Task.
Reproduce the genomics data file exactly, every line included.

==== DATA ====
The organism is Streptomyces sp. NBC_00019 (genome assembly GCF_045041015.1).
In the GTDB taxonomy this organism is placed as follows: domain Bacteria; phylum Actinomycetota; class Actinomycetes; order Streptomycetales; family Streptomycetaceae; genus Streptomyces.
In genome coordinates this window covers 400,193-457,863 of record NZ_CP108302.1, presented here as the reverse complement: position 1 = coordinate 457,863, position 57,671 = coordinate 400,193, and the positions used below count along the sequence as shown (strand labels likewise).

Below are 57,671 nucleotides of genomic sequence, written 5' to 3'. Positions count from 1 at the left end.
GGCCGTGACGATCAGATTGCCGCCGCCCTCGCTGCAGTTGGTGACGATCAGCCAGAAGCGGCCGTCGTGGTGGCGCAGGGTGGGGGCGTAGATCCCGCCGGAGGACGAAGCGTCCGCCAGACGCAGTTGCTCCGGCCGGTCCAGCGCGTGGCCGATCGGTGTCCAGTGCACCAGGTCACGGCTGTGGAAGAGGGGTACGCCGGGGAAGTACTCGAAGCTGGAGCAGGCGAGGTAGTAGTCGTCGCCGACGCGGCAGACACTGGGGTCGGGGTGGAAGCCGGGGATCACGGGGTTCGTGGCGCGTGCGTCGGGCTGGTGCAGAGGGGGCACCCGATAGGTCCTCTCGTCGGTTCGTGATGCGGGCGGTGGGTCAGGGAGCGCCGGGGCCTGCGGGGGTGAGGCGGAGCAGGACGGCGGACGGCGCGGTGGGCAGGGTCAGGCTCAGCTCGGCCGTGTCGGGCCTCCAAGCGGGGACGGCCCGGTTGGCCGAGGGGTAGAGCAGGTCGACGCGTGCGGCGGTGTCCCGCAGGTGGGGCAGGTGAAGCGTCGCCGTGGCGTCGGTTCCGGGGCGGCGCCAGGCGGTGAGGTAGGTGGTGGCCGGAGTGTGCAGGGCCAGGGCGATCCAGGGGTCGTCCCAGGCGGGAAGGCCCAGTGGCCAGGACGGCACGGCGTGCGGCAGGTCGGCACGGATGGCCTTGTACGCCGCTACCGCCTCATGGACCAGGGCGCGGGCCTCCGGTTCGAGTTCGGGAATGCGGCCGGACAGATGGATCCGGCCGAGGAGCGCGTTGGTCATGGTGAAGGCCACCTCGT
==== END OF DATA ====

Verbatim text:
The organism is Streptomyces sp. NBC_00019 (genome assembly GCF_045041015.1).
In the GTDB taxonomy this organism is placed as follows: domain Bacteria; phylum Actinomycetota; class Actinomycetes; order Streptomycetales; family Streptomycetaceae; genus Streptomyces.
In genome coordinates this window covers 400,193-457,863 of record NZ_CP108302.1, presented here as the reverse complement: position 1 = coordinate 457,863, position 57,671 = coordinate 400,193, and the positions used below count along the sequence as shown (strand labels likewise).

Below are 57,671 nucleotides of genomic sequence, written 5' to 3'. Positions count from 1 at the left end.
GGCCGTGACGATCAGATTGCCGCCGCCCTCGCTGCAGTTGGTGACGATCAGCCAGAAGCGGCCGTCGTGGTGGCGCAGGGTGGGGGCGTAGATCCCGCCGGAGGACGAAGCGTCCGCCAGACGCAGTTGCTCCGGCCGGTCCAGCGCGTGGCCGATCGGTGTCCAGTGCACCAGGTCACGGCTGTGGAAGAGGGGTACGCCGGGGAAGTACTCGAAGCTGGAGCAGGCGAGGTAGTAGTCGTCGCCGACGCGGCAGACACTGGGGTCGGGGTGGAAGCCGGGGATCACGGGGTTCGTGGCGCGTGCGTCGGGCTGGTGCAGAGGGGGCACCCGATAGGTCCTCTCGTCGGTTCGTGATGCGGGCGGTGGGTCAGGGAGCGCCGGGGCCTGCGGGGGTGAGGCGGAGCAGGACGGCGGACGGCGCGGTGGGCAGGGTCAGGCTCAGCTCGGCCGTGTCGGGCCTCCAAGCGGGGACGGCCCGGTTGGCCGAGGGGTAGAGCAGGTCGACGCGTGCGGCGGTGTCCCGCAGGTGGGGCAGGTGAAGCGTCGCCGTGGCGTCGGTTCCGGGGCGGCGCCAGGCGGTGAGGTAGGTGGTGGCCGGAGTGTGCAGGGCCAGGGCGATCCAGGGGTCGTCCCAGGCGGGAAGGCCCAGTGGCCAGGACGGCACGGCGTGCGGCAGGTCGGCACGGATGGCCTTGTACGCCGCTACCGCCTCATGGACCAGGGCGCGGGCCTCCGGTTCGAGTTCGGGAATGCGGCCGGACAGATGGATCCGGCCGAGGAGCGCGTTGGTCATGGTGAAGGCCACCTCGT